The Slightly Alarming Tale of the Whispering Wars Review

Title: The Slightly Alarming Tale of the Whispering Wars (Kingdoms & Empires #2)
Author: Jaclyn Moriarty
Published: November 2018
Publisher: Allen and Unwin
Readership: Middle Grade
Genre: Fantasy
Rating: ★★★★
RRP: $22.99 AUD

I received a copy of The Slightly Alarming Tale of the Whispering Wars from the publisher in exchange for a fair and honest review. All thoughts and opinions are my own.

An enchanting and whimsical spell-filled fantasy novel from Jaclyn Moriarty, the highly-acclaimed author of The Extremely Inconvenient Adventures of Bronte Mettlestone and the award-winning author of Feeling Sorry for Celia and A Corner of White, suitable for readers who loved A Most Magical Girl

I was taken by Whisperers at 2pm, so I never pulled the lever for the laundry chute.
That’s what bothered me most.
This is way ahead in the story, though. A lot happened before that.

The town of Spindrift is frequented by pirates, Shadow Mages and charlatans. It’s also home to the Orphanage School, where Finlay lives with Glim, Taya and Eli. Just outside town is the painfully posh Brathelthwaite Boarding School, home to Honey Bee, Hamish and Victor, Duke of Ainsley. When the two schools compete at the Spindrift Tournament, stakes are high, tensions are higher, and some people are out to win at any cost. Before long, the orphans and the boarding school are in an all-out war.

And then Whispering Wars break out, and Spindrift is thrust onto the front lines. Children are being stolen, Witches, Sirens and a deadly magical flu invade the town, and all attempts to fight back are met with defeat.

Finlay, Honey Bee and their friends must join forces to outwit the encroaching forces of darkness, rescue the stolen children, and turn the tide of the war. But how can one bickering troupe outwit the insidious power of the Whisperers? And who are the two mysterious figures watching them from the shadows?

From the award-winning Jaclyn Moriarty comes a spellbinding tale of unlikely friendship, unexpected magic and competitive athletics.

Last year I read The Extremely Inconvenient Adventures of Bronte Mettlestone by Jaclyn Moriarty and absolutely loved it. I didn’t realise at the time that it would become the first book in a series (although in hindsight I probably should have suspected it would) because the world has so much scope.

Enter The Slightly Alarming Tale of the Whispering Wars, the second book in the Kingdom & Empires series. While it is the second book in the series, chronologically it takes before the events of Bronte Mettlestone, which took me a little while to piece together and once I figured that out, it became much easier for me to get into the story.

Set in the town of Spindrift, which is full of all sorts of characters – from pirates, Shadow Mages and every day humans – we are told the story from two perspectives: Finlay, a young boy who lives in the local orphanage, and Honey Bee, a young girl who attends a prestigious boarding school in town. The two characters are ‘enemies’ as the orphanage and boarding school go head-to-head at the local athletics competition and, later, in a series of escalating pranks played upon the two schools.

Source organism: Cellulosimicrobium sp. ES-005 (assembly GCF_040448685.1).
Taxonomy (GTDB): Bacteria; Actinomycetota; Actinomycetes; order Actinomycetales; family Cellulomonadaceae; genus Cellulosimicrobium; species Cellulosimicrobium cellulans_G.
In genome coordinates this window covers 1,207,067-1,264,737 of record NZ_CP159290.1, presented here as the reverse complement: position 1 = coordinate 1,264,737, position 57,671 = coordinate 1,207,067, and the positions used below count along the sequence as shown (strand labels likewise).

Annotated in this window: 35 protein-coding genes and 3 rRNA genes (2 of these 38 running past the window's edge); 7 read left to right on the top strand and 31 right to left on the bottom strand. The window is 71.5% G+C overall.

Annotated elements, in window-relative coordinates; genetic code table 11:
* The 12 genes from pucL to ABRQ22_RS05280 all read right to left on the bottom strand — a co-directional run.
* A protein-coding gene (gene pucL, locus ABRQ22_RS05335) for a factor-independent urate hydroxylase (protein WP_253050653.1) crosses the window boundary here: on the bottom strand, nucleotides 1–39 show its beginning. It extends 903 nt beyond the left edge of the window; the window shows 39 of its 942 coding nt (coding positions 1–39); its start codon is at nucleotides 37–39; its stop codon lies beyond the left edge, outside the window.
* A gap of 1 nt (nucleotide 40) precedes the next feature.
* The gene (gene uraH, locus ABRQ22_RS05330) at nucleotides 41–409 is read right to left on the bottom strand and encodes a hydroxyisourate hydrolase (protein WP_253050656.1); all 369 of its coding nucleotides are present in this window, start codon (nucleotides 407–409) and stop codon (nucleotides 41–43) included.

However, the two find they need to join forces when local children begin to go missing, presumed taken by the Whispering Kingdom when the Whispering Wars break out. Caught in the wake of the war, Spindrift finds itself stuck between two rivals and a host of magical problems that could spell the end of the town.

I admit that Whispering Wars took me a lot longer to get into than Bronte Mettlestone – it wasn’t until I has about halfway through the book that I was truly invested in the story and the two main characters, who spent the first half of the book bickering at one another across their respective POV chapters. There was probably too much time spent on the ongoing prank war between the orphanage and the boarding school – time that could have better been spent on the mystery and adventure portion of the story which was fantastic. In many ways the first half of the book felt really information heavy, and when we finally got to the action, it seemed to be resolved rather quickly.

That said, I thought it was an interesting choice having the alternating chapters from Finlay and Honey Bee – it was good, because we saw two very distinctive personalities and perspectives, and a lot of character growth as the two learned to trust one another. I also liked the reveal of why they had alternating chapters and why they were ‘talking’ to one another across the chapters (although it took a long time for that to be explained).

I love the world of Spindrift and the characters and kingdoms that have been expanded on since Bronte Mettlestone, as well as the character cameos that appear throughout the book. There’s lots of nods to the first book, without it being overly necessary for you to have read it (although I would recommend it).

Overall, Whispering Wars was a great middle-grade fantasy readwith wonderful characters and interesting locations. It is a long read, so be prepared to settle in with a cup of tea and immerse yourself in a magical world.

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